A Spiritual Journey 6 – Vision Quest

For our first 15 years of marriage Susan and I had been running metaphysics workshops. Our journey started to move in a different direction when we went on a Vision Quest.

I had been doing well at work – top 30 sales trip to New York on QE2, fly home on Concorde!  I had moved out of sales into marketing, been promoted and was about to start a new job as Head of Competitor Analysis, working with an old friend.  We saw that Denise Linn was running a Vision Quest near Seattle.  I asked my new manager for a three-week holiday and off we went.

We had a day to ourselves in Seattle and then we all met up in a park, the next morning.  There were about thirty participants, Denise and her team, and a bus that took us to a ferry, that took us to a big island, to a small boat that took us to Canoe Island, in the middle of the Puget Sound.  The island was sacred to the indigenous tribes because it was where they took their canoes to be blessed.  It was currently privately owned and there had been a school on the island.  We slept in tepees and used the school building for preparation and food.

Denise is a very special person and she set up a wonderful journey for us.  The first three days were preparation, sensitising ourselves and gradually reducing our food intake. 

One sensitising exercise stood out.  Me and a partner went out into the thick woods about quarter of a mile from the school.  One of us was blindfolded.  A drum started beating and we had to move towards the sound blindfolded, with our partner making sure we didn’t damage ourselves too much.  We both had similar experiences of moving slowly at first and then picking up confidence, losing fear and, at the end, running by instinct, like we were flying to the drum.

On the fourth day we were left to find a spot to quest in and were told how to prepare the visioning circle, using salt and tobacco for protection.  Just before dusk we were sent off in ceremony to spent three nights and days in the circle.  I felt like an explorer, with my sleeping bag and water bottle, and bin linings to keep dry.  I found my spot, created my circle mindfully and settled in.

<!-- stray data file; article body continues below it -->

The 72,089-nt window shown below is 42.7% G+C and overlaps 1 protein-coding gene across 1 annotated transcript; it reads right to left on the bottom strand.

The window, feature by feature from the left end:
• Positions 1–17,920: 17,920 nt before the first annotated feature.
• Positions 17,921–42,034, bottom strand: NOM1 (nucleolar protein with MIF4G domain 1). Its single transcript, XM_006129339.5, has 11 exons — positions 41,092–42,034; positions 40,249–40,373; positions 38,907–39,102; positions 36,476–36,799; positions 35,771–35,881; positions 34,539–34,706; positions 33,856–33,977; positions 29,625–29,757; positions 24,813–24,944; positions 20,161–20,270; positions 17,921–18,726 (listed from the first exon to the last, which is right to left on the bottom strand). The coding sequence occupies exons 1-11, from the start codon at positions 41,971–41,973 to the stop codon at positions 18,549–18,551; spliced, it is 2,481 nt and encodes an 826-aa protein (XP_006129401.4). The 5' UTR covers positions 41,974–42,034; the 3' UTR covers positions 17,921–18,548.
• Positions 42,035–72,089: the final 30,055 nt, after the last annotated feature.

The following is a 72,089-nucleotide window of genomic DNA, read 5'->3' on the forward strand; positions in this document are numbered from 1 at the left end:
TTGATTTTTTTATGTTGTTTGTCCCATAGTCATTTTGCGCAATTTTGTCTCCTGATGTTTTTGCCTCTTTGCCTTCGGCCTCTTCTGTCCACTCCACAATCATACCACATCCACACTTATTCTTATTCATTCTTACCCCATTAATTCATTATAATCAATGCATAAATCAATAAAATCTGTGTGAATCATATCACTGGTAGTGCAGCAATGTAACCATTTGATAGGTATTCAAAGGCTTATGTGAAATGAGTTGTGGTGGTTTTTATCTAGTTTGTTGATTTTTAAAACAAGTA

A Vision Quest / Retreat is a tool common in most tribes and most religions.  Sitting on your own out in nature you become more aware of what is going on around you, the rhythms and energy of nature, and also what is going on inside you.  You have nothing to distract you so, slowly, the inner chatter calms down and you start to reflect on your life and where it is going, and you gain insights (a vision) of what is meaningful to you and how you might want to change.

You only leave the circle to relieve yourself.  I was fasting and had taken a big plastic bottle of water for the three days, which tasted of hot plastic after the first night.    My spot was on the edge of the sea.  My circle was split level so I could sit on grass or on rock.  I use a branch to rest my legs on so that I didn’t slip down the slope when I was sleeping.  The only people I saw or heard was one of the helpers, who came out once a day to make sure we were ok.

I wasn’t lonely! I saw eagles and cranes.  I woke each morning with a yellow banana slug sticking to my face.  One night I woke to feel something breathing into my nostrils.  When I put my torch on, the deer and I were both surprised.  I felt my dad’s mum near me a couple of times.  She came with a smell of roses.  There are no roses on Canoe Island!  Best of all, every night I would hear the burrchicking of two raccoons coming along the beach.  They would climb on a branch that went over my circle and talk to me.  On the last night they took my love to Susan.